She shook her head, demurring. “Oh, don’t be modest. I am so excited. I will, of course, treat you dinner,” she added, then turned suddenly to address Serah. “That is, if you do not mind me stealing your gentleman for an evening?”

Serah laughed and shook her head. “Oh go on, I don’t mind a bit.” But she clung to my arm a little more tightly, as if afraid to let go.

Mira nodded, her delight plain in her sparkling eyes. “Would tomorrow evening be acceptable?” She looked down and took in Serah’s and my rumpled and torn clothes, and the way neither of us stood quite steady on our feet. “Or, perhaps, the following evening? It appears the two of you deserve some rest.”

I nodded in thanks. “The evening after next sounds great.” I felt Serah’s grip relax a little, and realized she had probably thought Mira meant to invite me to dinner that night; hers had not been a jealous grip, but a visceral reaction at the thought of being separated again so soon.

“Oh, wonderful,” Mira said, clapping her hands. She laughed and curtsied again. Her laugh turned into a sudden thoughtful frown. “I just remembered: I have been told you are always accompanied by a salamander of the southern fireswamps. Is it not with you now?”

I shook my head. “He got distracted by the accident,” I said pointing. “Would you like to meet him?”

Mira shook her head violently, her face pale. “No, no, oh no.” She took in my questioning glance and smiled weakly. “I am deathly afraid of fire. I am terribly sorry.”

I shook my head. “No, please, don’t be. I’ll just not bring him to dinner then, if he would distress you.”

Mira nodded thankfully. “Yes, that would be best. I am truly sorry.” As I shook my head in protest again, she glanced over her shoulder and I saw that the driver of a horse-drawn carriage across the street was waving for her attention. “I must be going now,” she said as she turned back. “I fear I am already late for another engagement. But I quite look forward to our dinner, Victor Haas! I am staying at The Parisian while I am in town. Please meet me there at six o’clock two evenings hence. Oh, I am excited!” She turned and darted across the square toward the waiting carriage, waved one last time, and vanished behind a velvet curtain.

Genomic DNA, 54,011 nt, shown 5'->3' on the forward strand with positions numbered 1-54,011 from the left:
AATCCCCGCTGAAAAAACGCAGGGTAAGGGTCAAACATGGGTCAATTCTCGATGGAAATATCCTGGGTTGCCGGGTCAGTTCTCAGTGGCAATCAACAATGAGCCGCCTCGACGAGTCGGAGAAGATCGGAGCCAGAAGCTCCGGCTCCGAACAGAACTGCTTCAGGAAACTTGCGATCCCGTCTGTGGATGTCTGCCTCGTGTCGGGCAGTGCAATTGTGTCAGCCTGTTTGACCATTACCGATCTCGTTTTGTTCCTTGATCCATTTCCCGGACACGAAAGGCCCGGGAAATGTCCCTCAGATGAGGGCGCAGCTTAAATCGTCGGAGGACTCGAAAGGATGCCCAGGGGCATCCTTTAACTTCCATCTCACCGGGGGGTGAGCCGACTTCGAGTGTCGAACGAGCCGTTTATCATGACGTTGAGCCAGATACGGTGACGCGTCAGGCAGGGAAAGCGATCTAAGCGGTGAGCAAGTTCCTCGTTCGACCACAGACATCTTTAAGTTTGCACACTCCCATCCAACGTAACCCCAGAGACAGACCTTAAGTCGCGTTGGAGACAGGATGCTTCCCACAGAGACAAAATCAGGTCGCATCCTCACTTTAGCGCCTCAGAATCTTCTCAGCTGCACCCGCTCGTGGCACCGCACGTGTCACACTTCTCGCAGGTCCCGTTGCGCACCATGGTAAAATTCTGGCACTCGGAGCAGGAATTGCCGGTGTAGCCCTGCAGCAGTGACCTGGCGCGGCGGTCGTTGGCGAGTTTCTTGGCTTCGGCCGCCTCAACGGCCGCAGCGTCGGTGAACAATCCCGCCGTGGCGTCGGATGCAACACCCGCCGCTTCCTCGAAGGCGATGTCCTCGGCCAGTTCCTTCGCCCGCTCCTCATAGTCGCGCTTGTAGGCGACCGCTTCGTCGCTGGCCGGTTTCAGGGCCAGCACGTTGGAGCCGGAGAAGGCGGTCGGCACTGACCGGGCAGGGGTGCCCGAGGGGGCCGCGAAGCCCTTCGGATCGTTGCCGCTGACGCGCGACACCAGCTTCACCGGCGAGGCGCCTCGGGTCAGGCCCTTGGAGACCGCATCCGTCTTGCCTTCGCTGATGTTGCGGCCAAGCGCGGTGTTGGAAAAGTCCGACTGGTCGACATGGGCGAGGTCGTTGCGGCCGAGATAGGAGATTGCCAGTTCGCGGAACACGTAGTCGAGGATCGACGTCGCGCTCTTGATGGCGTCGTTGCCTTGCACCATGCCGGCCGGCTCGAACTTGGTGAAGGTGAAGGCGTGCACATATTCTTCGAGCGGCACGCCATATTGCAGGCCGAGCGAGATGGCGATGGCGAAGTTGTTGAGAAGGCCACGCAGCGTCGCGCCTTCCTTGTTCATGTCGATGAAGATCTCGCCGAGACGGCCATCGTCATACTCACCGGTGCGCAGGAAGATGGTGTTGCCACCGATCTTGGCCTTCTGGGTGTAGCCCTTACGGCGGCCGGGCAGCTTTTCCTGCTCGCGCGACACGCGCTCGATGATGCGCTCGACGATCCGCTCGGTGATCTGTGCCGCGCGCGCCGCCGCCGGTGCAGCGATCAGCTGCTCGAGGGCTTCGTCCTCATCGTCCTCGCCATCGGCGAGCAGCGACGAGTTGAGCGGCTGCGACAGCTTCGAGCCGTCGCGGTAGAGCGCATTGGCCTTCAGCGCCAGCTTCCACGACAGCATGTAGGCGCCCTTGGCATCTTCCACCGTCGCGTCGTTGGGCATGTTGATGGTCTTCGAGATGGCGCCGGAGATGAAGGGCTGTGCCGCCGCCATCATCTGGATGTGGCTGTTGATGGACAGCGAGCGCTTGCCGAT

I shared a bemused look with Serah. The Parisian? This Mira Laski was likely old money, then. A moment later, Kristopher drifted back across the square, the injured man having been removed to a safer location. I nodded at him, and then waved down a motorized taxi. It huffed to a stop before us and I helped Serah up before climbing in after.

As the carriage pulled away, I leaned back and draped an arm around Serah’s shoulders, looking forward to finally returning home. I couldn’t wait to alight at Annabella’s and take a much needed hot bath, eat a hearty meal, and fall into a deep sleep with Serah by my side.

But most of all, I could not wait to get out of that damnable tuxedo.

* * * * * * * *

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October 21, 2012

Masque Ball: Chapter IX (3/3)

by Mallard

And slid smoothly beneath the surface, jarring but not crushing us as I had expected. But it was a short-lived relief that passed through me. The water that now surrounded us on all sides was far deeper and more menacing than any swimming pool, kept at bay only by the thin metal shell that had certainly fractured as we impacted. My eyes darted around the craft at the riveted seams, trying to spot leaks before they became too big, though there was nothing I could do. I breathed deep as the submersible sank, but the air refused to fill my lungs, and I drew harder, panting as my lungs fought to fill themselves with precious air that would bubble out and away from the craft any moment. My fingers clawed at the straps, so tight for security, but now a prison, and I could not undo the buckles with my trembling fingers–

I became aware of a gentle keening, like a street performer repeating a simple tune on a penny whistle, and my eyes slowly settled from their frantic search on the glowing orange spark that was my closest companion.